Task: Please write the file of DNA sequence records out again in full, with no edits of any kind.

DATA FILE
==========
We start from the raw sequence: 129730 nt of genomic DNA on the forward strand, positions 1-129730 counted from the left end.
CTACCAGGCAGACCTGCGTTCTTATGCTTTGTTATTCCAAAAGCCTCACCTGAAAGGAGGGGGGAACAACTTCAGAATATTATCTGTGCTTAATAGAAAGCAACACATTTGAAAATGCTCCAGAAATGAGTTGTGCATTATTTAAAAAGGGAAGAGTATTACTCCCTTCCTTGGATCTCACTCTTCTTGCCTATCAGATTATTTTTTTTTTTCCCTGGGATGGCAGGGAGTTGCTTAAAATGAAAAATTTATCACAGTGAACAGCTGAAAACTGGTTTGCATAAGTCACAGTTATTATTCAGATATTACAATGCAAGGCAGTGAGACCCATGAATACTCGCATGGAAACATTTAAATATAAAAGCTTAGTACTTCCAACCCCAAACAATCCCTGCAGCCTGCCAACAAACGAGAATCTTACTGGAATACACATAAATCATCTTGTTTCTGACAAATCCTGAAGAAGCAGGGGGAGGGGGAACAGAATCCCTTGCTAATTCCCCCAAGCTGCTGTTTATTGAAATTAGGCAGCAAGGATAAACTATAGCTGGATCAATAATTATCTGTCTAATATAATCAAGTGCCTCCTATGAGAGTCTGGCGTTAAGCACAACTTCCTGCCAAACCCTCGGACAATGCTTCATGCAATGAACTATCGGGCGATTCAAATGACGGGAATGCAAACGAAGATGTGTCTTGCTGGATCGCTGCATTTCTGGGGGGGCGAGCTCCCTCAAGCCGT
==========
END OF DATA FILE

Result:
We start from the raw sequence: 129730 nt of genomic DNA on the forward strand, positions 1-129730 counted from the left end.
CTACCAGGCAGACCTGCGTTCTTATGCTTTGTTATTCCAAAAGCCTCACCTGAAAGGAGGGGGGAACAACTTCAGAATATTATCTGTGCTTAATAGAAAGCAACACATTTGAAAATGCTCCAGAAATGAGTTGTGCATTATTTAAAAAGGGAAGAGTATTACTCCCTTCCTTGGATCTCACTCTTCTTGCCTATCAGATTATTTTTTTTTTTCCCTGGGATGGCAGGGAGTTGCTTAAAATGAAAAATTTATCACAGTGAACAGCTGAAAACTGGTTTGCATAAGTCACAGTTATTATTCAGATATTACAATGCAAGGCAGTGAGACCCATGAATACTCGCATGGAAACATTTAAATATAAAAGCTTAGTACTTCCAACCCCAAACAATCCCTGCAGCCTGCCAACAAACGAGAATCTTACTGGAATACACATAAATCATCTTGTTTCTGACAAATCCTGAAGAAGCAGGGGGAGGGGGAACAGAATCCCTTGCTAATTCCCCCAAGCTGCTGTTTATTGAAATTAGGCAGCAAGGATAAACTATAGCTGGATCAATAATTATCTGTCTAATATAATCAAGTGCCTCCTATGAGAGTCTGGCGTTAAGCACAACTTCCTGCCAAACCCTCGGACAATGCTTCATGCAATGAACTATCGGGCGATTCAAATGACGGGAATGCAAACGAAGATGTGTCTTGCTGGATCGCTGCATTTCTGGGGGGGCGAGCTCCCTCAAGCCGT